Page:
Monday, January 14, 2008

My name is Glahn

I almost skipped the "Celebrity book club" article in Sunday's Daily News that asked and odd assortment of talent to talk about the book they are currently reading.

You know, anyone could predict that Cassandra Wilson was reading "technical books filled with dense language only Bill Gates could love" or that Shia Labeouf was into "The Definitive Book of Body Language," but I was nicely surprised to learn that Jason Lee was reading Knut Hamsun's "Hunger," one of chuckling's favorite books by one of chuckling's favorite authors.

Lee, who stars in "My Name is Earl" a show I've never seen, had this to say about one of the greatest books of all time:

"It's about how to cross your legs when you're lying. How to scratch your face when you're scared. I want to be a better actor."

Ooops that was Labeouf. What he really said was:
I talk about this book a lot. It makes it seem like the only book I ever read. It's 'Hunger'; I'm on my second pass. I've never been so riveted by something that has nothing going on. It's just absolutely so well-written. Unbelievable. You find yourself going, 'What's going to happen? What's going to happen? What's going to happen?' Oh, my God. And you really feel the pain of the guy. It absolutely makes me look at [homeless] people I see in downtown L.A. in a different light."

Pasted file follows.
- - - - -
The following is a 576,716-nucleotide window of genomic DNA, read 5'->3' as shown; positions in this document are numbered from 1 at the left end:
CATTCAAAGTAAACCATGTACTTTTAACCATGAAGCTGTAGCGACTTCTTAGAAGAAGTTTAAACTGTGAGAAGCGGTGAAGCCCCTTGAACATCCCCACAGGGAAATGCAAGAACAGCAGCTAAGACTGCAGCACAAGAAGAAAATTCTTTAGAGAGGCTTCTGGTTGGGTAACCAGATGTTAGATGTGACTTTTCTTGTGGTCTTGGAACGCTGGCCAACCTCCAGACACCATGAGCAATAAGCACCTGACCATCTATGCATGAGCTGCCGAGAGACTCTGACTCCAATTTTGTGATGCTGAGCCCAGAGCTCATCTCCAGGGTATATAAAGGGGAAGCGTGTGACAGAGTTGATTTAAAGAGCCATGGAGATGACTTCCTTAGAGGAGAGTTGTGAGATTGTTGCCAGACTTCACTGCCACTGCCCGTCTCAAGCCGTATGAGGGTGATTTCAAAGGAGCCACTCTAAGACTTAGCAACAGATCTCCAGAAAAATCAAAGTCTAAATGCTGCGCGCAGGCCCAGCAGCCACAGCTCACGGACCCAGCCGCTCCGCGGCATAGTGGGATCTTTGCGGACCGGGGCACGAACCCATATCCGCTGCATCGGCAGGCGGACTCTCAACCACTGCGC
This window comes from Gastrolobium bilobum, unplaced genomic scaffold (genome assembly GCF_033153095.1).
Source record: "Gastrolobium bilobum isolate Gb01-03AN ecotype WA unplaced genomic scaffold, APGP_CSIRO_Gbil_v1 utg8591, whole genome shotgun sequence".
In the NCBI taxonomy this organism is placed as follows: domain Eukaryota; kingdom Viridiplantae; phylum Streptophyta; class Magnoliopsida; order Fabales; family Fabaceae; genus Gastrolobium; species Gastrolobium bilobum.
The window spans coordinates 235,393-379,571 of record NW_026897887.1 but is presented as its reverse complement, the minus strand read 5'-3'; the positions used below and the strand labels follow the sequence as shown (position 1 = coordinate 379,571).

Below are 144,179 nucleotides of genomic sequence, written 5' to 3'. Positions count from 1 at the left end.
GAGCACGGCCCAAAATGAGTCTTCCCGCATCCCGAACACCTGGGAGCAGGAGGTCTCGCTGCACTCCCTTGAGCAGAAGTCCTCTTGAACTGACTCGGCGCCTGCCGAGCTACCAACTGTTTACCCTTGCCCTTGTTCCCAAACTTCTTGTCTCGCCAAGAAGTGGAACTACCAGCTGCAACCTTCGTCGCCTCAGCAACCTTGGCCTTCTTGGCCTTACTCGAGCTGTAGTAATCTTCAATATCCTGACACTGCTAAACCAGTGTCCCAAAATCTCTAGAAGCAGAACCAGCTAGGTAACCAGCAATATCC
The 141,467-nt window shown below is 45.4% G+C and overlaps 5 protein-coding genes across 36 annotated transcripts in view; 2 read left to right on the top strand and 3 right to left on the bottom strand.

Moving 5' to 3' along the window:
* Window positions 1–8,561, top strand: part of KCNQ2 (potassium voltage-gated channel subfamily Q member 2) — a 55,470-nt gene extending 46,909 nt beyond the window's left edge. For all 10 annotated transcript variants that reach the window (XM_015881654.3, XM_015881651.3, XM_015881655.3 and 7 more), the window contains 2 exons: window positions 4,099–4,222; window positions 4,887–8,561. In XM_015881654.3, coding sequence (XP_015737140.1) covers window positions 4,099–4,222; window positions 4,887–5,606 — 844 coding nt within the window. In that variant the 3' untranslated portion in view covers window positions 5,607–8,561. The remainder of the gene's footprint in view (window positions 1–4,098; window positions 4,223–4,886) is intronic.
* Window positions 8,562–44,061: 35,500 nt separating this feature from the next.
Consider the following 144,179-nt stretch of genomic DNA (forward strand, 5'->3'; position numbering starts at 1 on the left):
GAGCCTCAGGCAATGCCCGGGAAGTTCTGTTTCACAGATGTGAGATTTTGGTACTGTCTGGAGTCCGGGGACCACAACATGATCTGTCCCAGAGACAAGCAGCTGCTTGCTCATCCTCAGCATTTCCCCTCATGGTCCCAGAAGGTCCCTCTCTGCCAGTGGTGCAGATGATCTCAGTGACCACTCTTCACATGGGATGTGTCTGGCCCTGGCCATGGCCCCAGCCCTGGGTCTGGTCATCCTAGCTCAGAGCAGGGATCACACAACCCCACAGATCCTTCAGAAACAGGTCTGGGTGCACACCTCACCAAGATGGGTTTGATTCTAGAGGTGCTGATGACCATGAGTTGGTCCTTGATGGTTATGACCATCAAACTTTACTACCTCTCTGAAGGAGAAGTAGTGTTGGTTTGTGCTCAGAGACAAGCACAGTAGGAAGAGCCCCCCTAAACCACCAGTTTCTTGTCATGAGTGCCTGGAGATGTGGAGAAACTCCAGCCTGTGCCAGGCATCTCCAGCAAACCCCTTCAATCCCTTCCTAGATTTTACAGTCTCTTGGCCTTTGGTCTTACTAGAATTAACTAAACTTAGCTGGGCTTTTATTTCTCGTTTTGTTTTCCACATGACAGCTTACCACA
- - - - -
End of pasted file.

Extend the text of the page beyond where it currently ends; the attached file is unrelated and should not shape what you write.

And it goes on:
Sometimes, karma needs you to show a little humility in order to do its work.

The chuckling character, you may be surprised to learn is loosely based on the narrator of "Hunger" and the main characters in Hamsun's next two books. One of the site's running jokes, the 13 part philosophical treatise on the films of Studio Ghibli, is my little homage to "Hunger."

Wikipedia describes the novel:
It recounts the adventures of a starving young man, whose sense of reality is giving way to a delusionary existence on the darker side of a modern metropolis. While he vainly tries to maintain an outer shell of respectability, his mental and physical decay are recounted in detail. His ordeal, enhanced by his inability or unwillingness to pursue a professional career, which he deems unfit for someone of his abilities, is pictured in a series of encounters, which Hamsun himself has described as 'a series of analyses'.

Yep, that's poor chuckling in a nutshell, though the starving part was a long time ago on the darker side of a modern metropolis far, far away.

But plenty of books by famous authors describe poor chuckling. Hamsun's writing is extraordinary and that's why you should read him. Reading "Hunger," "Mysteries" and "Pan" is an incredible literary experience. "Pan" comes about as close as possible to being a perfect novel.